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Can School Board trade old HQ for downtown?

March 26, 2004

Now that the Maryland Senate Budget and Taxation Committee has approved a $400,000 grant for a proposed school for the arts in downtown Hagerstown, it's time to look again at the idea of moving the school system's central offices downtown.

Why now? Because the Washington County government has approved a $600,000 grant that will allow for construction of a new 200-space parking deck, which means school system workers wouldn't have to search for a slot each day.

Also, when the University System of Maryland's Hagerstown Education Center opens in January of 2005, the building on Public Square that now serves as the Frostburg Center will be vacant. It's not a new structure, but neither is the current headquarters' property on Commonwealth Avenue, which is cramped and poorly laid out, among other things.

Moving into the Frostburg Center would give the school system a new, larger meeting room and more important, access to the USM facilities. We're not just talking about the physical facilities, but the advanced training that will be available there.

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Wouldn't it be nice, for example, to have education majors available to do internships at a facility just half a block away? Wouldn't it be nice for veteran educator like Superintendent Elizabeth Morgan to be able do guest lectures at the USM facility without having to drive halfway across town to do so?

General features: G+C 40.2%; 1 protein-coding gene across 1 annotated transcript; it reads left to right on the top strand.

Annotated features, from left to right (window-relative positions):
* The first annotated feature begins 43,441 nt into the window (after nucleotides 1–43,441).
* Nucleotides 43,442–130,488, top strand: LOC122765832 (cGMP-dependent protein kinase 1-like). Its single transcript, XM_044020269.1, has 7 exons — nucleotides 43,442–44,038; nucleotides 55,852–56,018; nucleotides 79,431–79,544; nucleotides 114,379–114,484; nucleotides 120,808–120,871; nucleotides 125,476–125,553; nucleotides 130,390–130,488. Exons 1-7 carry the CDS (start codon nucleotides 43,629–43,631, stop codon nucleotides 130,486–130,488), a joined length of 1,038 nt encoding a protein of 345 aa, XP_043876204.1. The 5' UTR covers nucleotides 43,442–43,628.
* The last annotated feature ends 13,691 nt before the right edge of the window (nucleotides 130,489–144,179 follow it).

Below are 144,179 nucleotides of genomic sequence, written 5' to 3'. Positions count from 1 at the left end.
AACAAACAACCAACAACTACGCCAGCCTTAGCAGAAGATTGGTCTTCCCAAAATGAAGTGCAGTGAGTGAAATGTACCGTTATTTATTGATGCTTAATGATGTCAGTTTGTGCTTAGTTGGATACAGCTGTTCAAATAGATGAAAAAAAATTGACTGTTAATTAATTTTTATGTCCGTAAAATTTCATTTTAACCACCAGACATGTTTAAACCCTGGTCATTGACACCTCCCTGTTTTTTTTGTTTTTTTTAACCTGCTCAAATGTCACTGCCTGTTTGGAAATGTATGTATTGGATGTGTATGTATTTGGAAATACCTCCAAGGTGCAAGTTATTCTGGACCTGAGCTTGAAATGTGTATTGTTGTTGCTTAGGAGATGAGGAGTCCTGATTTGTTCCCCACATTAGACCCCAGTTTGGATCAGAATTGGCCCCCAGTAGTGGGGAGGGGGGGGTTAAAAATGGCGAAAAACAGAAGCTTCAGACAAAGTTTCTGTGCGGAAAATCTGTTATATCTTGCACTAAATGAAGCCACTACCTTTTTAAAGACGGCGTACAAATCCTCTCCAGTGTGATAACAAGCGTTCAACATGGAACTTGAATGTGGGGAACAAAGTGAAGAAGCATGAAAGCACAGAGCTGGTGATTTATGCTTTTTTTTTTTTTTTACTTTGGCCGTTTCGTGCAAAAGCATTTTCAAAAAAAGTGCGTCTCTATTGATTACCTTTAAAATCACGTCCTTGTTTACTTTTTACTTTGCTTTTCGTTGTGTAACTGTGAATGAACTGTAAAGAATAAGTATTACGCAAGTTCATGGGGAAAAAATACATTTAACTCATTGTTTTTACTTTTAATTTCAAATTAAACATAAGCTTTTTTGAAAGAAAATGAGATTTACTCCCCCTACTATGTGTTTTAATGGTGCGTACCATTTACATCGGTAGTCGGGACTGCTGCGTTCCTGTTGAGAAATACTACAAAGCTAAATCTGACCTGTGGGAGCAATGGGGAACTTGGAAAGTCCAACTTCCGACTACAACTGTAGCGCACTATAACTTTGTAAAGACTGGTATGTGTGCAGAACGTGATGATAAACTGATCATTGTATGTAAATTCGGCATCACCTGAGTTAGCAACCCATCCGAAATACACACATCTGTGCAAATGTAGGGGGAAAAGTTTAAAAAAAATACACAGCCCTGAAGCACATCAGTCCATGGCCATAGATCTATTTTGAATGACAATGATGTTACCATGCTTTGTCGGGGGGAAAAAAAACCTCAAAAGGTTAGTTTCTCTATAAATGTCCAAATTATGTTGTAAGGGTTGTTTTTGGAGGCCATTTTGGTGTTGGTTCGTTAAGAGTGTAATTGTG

And because the city and county governments are headquartered downtown, having a presence there might also allow the school system to share resources and save cash in the process.

In industry and business, there's a lot of talk about "synergy" these days. It's a trendy term for "joint work toward a common end." It seems to us that there should be some synergy possible between the school system's top educators and the University System of Maryland's new educational facility.

That's not to say there shouldn't be a study of the practical questions involved, such as: Would there be enough room downtown? If renovations are needed, what would they cost? And finally, what productive use could be made of the old headquarters building? Once those questions are answered, the school system will know whether or not this idea makes sense.

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